Getting Back Between the Pages with an Old Friend: Part II
By Charles Johnson

Over Christmas 2019, I dug out a book I hadn’t read for a long time and wrote about it here. That book was TOM SAWYER by Mark Twain, and I mentioned that next it would be HUCKLEBERRY FINN.

. . . And it came to pass that in February 2020 I started reading. I was expecting the same tone, the same boyish misadventures magnified by the literary mind of Mark Twain. Wrong.

TOM SAWYER pretty much stayed around his home town and in one summer. Geographically static and chronologically short. Small-town flings of puppy love, cave explorations and camping on the river, misguided decision making like attending one’s own funeral, and yes, a more adult circumstance like a murder to make it interesting.

However, in HUCKLEBERRY FINN, this is not the case. So much for small towns and adolescent concerns with a few adult issues.

The reader is fed a raft trip running over a couple hundred miles at least and for a good several months with several different settings. There is an alcoholic, abusive parent who is as villainous as any other literary figure. Con artists appear who bilk entire towns of their riches via fraudulent schemes. People pose as others to gain advantage. Houses are knocked off their foundations float down the river with some grizzly cargo. And while we’re at it, how do you help a runaway slave gain his freedom without being found out?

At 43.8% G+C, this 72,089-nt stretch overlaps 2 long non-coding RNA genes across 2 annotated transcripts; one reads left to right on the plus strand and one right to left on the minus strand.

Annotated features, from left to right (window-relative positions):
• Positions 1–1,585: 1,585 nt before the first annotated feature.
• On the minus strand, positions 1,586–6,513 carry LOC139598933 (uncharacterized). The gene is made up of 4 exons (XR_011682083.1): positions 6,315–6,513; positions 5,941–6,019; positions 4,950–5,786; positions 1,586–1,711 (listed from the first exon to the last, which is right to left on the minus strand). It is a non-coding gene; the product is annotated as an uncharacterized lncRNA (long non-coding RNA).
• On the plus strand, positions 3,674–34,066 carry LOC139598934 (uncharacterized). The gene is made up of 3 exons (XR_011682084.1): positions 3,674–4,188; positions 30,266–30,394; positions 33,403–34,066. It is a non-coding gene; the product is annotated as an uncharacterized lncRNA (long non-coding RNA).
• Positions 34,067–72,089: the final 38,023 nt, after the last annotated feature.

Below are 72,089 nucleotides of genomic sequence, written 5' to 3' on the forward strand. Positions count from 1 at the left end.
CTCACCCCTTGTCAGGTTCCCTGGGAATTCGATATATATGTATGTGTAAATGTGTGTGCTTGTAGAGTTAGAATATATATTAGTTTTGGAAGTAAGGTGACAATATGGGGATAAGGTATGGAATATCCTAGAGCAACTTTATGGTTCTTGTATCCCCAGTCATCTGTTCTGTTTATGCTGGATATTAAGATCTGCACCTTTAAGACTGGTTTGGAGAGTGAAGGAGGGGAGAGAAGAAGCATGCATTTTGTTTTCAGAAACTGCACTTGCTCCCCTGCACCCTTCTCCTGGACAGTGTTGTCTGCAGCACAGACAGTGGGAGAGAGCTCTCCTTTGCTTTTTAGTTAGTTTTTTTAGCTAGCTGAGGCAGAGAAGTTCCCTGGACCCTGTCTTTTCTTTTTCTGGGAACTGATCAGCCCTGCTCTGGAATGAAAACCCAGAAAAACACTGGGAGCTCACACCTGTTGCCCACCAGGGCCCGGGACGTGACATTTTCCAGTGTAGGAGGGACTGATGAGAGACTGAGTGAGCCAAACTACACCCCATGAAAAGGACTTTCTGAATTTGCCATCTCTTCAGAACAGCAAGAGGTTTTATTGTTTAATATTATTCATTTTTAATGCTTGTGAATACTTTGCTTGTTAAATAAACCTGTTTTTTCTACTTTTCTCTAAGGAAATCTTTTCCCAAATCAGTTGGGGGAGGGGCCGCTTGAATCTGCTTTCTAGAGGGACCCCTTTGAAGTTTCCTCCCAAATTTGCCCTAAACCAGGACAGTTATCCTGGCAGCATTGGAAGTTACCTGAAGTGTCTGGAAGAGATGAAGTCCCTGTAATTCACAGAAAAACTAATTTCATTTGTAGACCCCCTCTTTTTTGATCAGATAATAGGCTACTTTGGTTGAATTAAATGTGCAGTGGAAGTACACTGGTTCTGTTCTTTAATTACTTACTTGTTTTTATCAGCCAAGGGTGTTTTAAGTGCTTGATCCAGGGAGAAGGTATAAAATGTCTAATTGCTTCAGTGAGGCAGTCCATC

Read that last paragraph again and tell me it makes you think of TOM SAWYER.

There’s the Twain humor. There’s wit, desperation, ignorance and so many other traits that comes out of the wonderful characterizations that spin out of Mark Twain’s imagination – and yet, I can’t help but think he based some of his characters on people he actually knew. For those of you who write, you probably do the same thing.

As for the time period, by the way, we’re in the mid-1800s – the mighty southern plantations were losing their grip on their system of labor through slavery. One of the central plots in HUCKLEBERRY FINN is the relationship of Huck with the slave Jim. They travel together, getting to know one another better as they float down the river. Huck is revealed often as thinking “what a nice guy Jim is . . . for a N.” (Clue: politically incorrect term that starts with N and ends with IGGER). But by the time we reach the conclusion of the book, that last part seems to disappear from Huck’s thought patterns as he realizes Jim is a person who need not be categorized in any way at all – and that’s perhaps the lesson we need to derive from this Mark Twain work. The more we get to know people the less we categorize them with “for a ____.” You can fill in that blank with your own personal prejudice, don’t you think?

I had considered HUCKELBERRY FINN as a sequel to TOM SAWYER. Let it be said here and now – that’s like thinking it was a mere step between Wilbur and Orville Wright at Kitty Hawk in 1903 to the Apollo 11 Moon Landing in 1969.

Read them both – I’m curious to know if you agree.